UNITED NATIONS (Reuters) -- The United States plans to raise Iran's recent missile test in the United Nations Security Council on Wednesday, U.N. diplomats said, after Washington declared that the launch had violated a U.N. ban on ballistic missile tests by Tehran.

Iran said this month it had tested a new precision-guided ballistic missile. The U.S. ambassador to the United Nations, Samantha Power, has said that the medium-range missile was capable of delivering a nuclear weapon.

U.N. diplomats, speaking on condition of anonymity, said the United States planned to raise the issue during a meeting of the 15-member Security Council.

The United States is also preparing a report on the incident for the Security Council's Iran Sanctions Committee, Power said.

Also on Wednesday, a group of 11 U.S. senators, all of them President Barack Obama's fellow Democrats, wrote to Secretary of State John Kerry expressing "profound concern" about the Iranian missile test and urging him to consider "unilateral and multilateral responses."

Iran has disputed the U.S. assessment that the missile tested was capable of delivering a nuclear warhead.

"None of the Islamic Republic of Iran's missiles has been designed for a nuclear capability," Iranian Foreign Minister Mohammad Javad Zarif said on Saturday, according to Iran's state news agency IRNA.

"Rather they have been designed for the legitimate defense of the Islamic Republic's sovereignty and territory," he said.

Council diplomats have told Reuters it was possible to sanction additional Iranian individuals or entities by adding them to an existing U.N. blacklist. However, they noted that Russia and China, which have opposed the sanctions on Iran's missile program, might block any such moves.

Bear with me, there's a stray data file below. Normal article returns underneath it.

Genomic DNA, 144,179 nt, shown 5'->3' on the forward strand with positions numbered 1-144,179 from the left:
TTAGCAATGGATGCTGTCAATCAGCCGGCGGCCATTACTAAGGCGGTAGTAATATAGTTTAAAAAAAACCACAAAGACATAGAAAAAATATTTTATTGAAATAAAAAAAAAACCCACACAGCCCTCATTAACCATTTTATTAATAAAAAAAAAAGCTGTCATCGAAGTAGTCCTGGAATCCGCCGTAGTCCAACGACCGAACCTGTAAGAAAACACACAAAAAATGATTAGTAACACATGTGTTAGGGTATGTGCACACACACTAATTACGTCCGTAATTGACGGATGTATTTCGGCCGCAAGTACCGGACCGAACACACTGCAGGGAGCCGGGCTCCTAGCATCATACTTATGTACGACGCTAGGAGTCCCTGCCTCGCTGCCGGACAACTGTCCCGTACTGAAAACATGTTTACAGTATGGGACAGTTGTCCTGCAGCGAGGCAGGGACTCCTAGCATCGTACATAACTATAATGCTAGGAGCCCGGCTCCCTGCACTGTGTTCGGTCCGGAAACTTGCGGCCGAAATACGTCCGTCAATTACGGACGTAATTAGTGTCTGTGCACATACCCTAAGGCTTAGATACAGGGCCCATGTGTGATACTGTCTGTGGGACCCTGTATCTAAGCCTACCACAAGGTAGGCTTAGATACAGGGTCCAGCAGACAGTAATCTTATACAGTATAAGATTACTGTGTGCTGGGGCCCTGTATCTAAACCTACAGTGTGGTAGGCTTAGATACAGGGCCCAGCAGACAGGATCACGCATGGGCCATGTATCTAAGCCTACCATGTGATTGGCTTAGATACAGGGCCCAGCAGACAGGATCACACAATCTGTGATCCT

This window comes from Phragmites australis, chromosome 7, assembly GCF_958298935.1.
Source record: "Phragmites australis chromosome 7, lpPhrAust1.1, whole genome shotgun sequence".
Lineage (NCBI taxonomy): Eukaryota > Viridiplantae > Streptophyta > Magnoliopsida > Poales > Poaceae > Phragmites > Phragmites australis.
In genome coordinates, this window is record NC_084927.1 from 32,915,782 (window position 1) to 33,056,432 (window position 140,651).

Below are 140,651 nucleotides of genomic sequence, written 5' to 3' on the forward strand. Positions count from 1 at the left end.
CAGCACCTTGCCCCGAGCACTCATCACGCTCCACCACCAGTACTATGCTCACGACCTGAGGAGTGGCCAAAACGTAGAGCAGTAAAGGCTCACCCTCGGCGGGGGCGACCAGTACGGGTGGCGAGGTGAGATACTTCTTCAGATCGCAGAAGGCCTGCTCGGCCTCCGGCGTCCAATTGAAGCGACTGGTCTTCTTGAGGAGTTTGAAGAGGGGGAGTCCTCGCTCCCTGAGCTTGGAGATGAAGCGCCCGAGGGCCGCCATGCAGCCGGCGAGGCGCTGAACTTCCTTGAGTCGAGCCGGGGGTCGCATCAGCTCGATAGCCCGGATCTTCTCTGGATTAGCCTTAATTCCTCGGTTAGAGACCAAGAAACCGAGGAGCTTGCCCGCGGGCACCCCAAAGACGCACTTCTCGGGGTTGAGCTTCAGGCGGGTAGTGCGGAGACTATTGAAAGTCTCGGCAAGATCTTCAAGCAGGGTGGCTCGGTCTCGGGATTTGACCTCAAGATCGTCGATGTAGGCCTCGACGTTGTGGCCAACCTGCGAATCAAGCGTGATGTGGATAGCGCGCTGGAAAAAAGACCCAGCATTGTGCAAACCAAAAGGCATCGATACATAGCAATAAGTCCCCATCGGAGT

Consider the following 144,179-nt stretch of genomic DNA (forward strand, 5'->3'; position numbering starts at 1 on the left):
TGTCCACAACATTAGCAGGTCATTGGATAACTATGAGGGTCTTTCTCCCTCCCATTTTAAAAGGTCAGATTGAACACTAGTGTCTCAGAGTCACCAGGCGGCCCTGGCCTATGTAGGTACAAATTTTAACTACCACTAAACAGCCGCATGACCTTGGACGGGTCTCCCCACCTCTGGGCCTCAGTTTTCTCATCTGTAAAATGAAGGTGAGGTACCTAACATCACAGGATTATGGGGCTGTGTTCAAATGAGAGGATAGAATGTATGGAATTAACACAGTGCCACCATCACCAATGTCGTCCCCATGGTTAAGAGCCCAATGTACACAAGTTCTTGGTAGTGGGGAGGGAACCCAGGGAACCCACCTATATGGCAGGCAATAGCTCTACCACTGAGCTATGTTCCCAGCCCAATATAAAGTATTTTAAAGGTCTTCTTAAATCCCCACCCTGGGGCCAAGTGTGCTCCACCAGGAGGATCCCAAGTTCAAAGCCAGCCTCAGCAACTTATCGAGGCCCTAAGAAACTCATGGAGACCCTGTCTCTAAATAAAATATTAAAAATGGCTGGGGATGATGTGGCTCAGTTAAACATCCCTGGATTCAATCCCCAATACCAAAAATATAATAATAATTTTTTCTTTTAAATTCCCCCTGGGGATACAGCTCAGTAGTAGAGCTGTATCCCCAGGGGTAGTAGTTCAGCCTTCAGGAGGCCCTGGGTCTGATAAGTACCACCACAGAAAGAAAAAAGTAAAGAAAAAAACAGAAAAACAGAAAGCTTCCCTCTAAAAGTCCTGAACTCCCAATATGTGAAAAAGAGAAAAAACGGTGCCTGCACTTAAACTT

Ballistic missile tests by Iran are banned under a 2010 Security Council resolution that remains valid until a nuclear deal between Iran and six world powers is implemented.

Under that deal, reached on July 14, most sanctions on Iran will be lifted in exchange for curbs on its nuclear program. Once it takes effect, Iran will still be "called upon" to refrain from work on ballistic missiles designed to deliver nuclear weapons for up to eight years.

The deal allows for supply of ballistic missile technology to Tehran with Security Council approval, but the United States has pledged to veto any such requests.

The missile test is not a violation of the nuclear deal, U.S. officials have said.

Iranian Supreme Leader Ayatollah Ali Khamenei on Wednesday conditionally approved the nuclear deal but warned it would be violated if any of the six world powers imposed any sanctions on any level and under any pretext.

(Reporting by Michelle Nichols and Louis Charbonneau in New York and Sam Wilkin in Dubai; Editing by Christian Plumb and James Dalgleish)